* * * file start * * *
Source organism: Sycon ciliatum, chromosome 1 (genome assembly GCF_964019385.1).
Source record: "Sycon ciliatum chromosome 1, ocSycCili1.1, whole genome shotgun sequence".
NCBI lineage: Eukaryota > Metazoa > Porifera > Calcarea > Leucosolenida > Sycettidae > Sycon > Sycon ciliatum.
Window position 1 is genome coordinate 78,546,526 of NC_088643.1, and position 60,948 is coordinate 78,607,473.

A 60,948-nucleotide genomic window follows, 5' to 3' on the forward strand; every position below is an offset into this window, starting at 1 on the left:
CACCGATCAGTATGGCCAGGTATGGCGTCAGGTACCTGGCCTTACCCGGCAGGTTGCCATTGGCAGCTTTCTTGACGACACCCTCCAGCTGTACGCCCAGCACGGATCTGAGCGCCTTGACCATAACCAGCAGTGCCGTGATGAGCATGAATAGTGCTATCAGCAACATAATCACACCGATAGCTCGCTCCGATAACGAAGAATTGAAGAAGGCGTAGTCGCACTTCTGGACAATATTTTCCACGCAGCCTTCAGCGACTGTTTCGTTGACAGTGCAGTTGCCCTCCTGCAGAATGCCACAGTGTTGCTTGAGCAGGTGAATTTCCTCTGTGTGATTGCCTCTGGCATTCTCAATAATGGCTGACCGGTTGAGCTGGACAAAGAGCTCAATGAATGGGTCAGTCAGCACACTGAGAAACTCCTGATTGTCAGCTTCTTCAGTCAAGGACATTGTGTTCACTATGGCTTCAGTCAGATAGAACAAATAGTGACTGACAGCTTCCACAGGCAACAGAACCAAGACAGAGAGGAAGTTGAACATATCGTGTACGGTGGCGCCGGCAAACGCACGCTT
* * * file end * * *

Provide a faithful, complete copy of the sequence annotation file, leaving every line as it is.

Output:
Source organism: Sycon ciliatum, chromosome 1 (genome assembly GCF_964019385.1).
Source record: "Sycon ciliatum chromosome 1, ocSycCili1.1, whole genome shotgun sequence".
NCBI lineage: Eukaryota > Metazoa > Porifera > Calcarea > Leucosolenida > Sycettidae > Sycon > Sycon ciliatum.
Window position 1 is genome coordinate 78,546,526 of NC_088643.1, and position 60,948 is coordinate 78,607,473.

A 60,948-nucleotide genomic window follows, 5' to 3' on the forward strand; every position below is an offset into this window, starting at 1 on the left:
CACCGATCAGTATGGCCAGGTATGGCGTCAGGTACCTGGCCTTACCCGGCAGGTTGCCATTGGCAGCTTTCTTGACGACACCCTCCAGCTGTACGCCCAGCACGGATCTGAGCGCCTTGACCATAACCAGCAGTGCCGTGATGAGCATGAATAGTGCTATCAGCAACATAATCACACCGATAGCTCGCTCCGATAACGAAGAATTGAAGAAGGCGTAGTCGCACTTCTGGACAATATTTTCCACGCAGCCTTCAGCGACTGTTTCGTTGACAGTGCAGTTGCCCTCCTGCAGAATGCCACAGTGTTGCTTGAGCAGGTGAATTTCCTCTGTGTGATTGCCTCTGGCATTCTCAATAATGGCTGACCGGTTGAGCTGGACAAAGAGCTCAATGAATGGGTCAGTCAGCACACTGAGAAACTCCTGATTGTCAGCTTCTTCAGTCAAGGACATTGTGTTCACTATGGCTTCAGTCAGATAGAACAAATAGTGACTGACAGCTTCCACAGGCAACAGAACCAAGACAGAGAGGAAGTTGAACATATCGTGTACGGTGGCGCCGGCAAACGCACGCTT